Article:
A half-step forward

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A half-step forward


At a National Assembly hearing, Foreign Minister Yun Byung-se took a half-step forward regarding the “comfort woman” statue in front of the Japanese consulate in Busan.

The existing official position of Korea’s Ministry of Foreign Affairs was ambiguous. It said the issue needs to be considered with respect to the comity of nations and practice related to the protection of foreign legations. But here, Yun said, “The general position of the international community is that installation of a statue in front of a foreign mission is not desirable.”

Japan immediately welcomed Yun’s remark. Kyodo News Agency reported, “He showed understanding of Japan’s position demanding removal of the statue.” The Mainichi Shimbun joined the chorus, saying, “Japanese Ambassador to Korea Yasumasa Nagamine, who was called back temporarily, is to return this week.” Japan interpreted Yoon’s wording to its advantage as an exit strategy.

Just as Yun said, most countries are against the installation of a structure in front of a diplomatic mission. Korea would find it uncomfortable if a similar structure were installed in front of the Korean mission in Vietnam.

Nevertheless, there are reasons for the public’s outrage over Yun’s remarks. What matters is not what he said but the timing and Japan’s attitude. Japan has been demanding removal of all comfort woman statues and memorials around the world, not just the one in Busan. In 2012, the Japanese consul general in New York and legislators flocked to the city hall of Palisades Park in New Jersey to demand removal of the comfort woman memorial there. Japan’s demands are not for the safety of its diplomatic mission but for denial of history. Yun’s remark deserves criticism because he did not address Japan’s intention. The remark was also made when Japan called back its ambassador and threatened to stop currency swap.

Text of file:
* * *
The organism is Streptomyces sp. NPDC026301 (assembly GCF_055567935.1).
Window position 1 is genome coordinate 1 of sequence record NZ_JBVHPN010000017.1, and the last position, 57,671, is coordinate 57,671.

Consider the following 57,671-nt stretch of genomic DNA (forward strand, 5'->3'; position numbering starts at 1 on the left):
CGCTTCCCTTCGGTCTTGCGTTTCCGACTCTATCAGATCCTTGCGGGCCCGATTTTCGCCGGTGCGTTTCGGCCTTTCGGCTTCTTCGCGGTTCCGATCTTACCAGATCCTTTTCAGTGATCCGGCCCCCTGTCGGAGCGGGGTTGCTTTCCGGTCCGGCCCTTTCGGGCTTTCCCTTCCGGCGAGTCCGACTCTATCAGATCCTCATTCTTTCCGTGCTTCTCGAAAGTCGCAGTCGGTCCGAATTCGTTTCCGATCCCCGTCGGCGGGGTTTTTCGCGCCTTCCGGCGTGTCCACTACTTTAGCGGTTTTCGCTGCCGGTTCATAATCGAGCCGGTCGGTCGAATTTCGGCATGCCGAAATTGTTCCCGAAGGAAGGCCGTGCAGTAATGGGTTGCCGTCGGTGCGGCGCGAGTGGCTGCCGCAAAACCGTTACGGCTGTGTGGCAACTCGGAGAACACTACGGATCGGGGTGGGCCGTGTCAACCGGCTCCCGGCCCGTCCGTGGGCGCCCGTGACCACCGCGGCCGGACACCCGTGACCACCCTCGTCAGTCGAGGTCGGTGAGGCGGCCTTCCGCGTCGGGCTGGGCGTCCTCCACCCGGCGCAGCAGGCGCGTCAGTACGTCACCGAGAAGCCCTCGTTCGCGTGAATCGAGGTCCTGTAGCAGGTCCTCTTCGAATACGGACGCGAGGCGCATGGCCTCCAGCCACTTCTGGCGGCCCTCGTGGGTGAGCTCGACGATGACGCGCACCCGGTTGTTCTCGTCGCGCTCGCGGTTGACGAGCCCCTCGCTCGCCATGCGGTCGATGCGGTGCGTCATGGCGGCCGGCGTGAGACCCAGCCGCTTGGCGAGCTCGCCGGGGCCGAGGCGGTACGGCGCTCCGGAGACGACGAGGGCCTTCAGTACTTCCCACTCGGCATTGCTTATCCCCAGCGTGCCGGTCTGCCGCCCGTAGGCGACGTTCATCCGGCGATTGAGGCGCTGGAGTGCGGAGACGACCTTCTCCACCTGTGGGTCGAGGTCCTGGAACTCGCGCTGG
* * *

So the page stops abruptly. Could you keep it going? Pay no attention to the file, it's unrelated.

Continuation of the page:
Nevertheless, Yun’s remark means Korea has kept its promise from the 2015 agreement to “make efforts for proper resolution of the statue issue.” Now, if Japan’s actions and words deviate from the essence of the agreement — Japan’s sincere acknowledgement of responsibility and apology — Seoul should firmly press Tokyo to uphold the agreement. When Japanese Prime Minister Shinzo Abe said the plan to send a letter of apology to the victims was “out of the question,” the Korean Foreign Ministry only reiterated that it wants to refrain from specifically discussing it. Such an attitude is hard to understand, even now.

Former Foreign Minister Song Min-soon said in a television program on Jan. 15, “Seoul must demand Japan continue showing acts of apology and repentance so that the Korean government can persuade groups involved and create a reconciliatory mood.” Yun needs to listen to Song’s advice when he takes the remaining half-step on the issue.

JoongAng Ilbo, Jan. 16, Page 29

*The author is a political news reporter at the JoongAng Ilbo.


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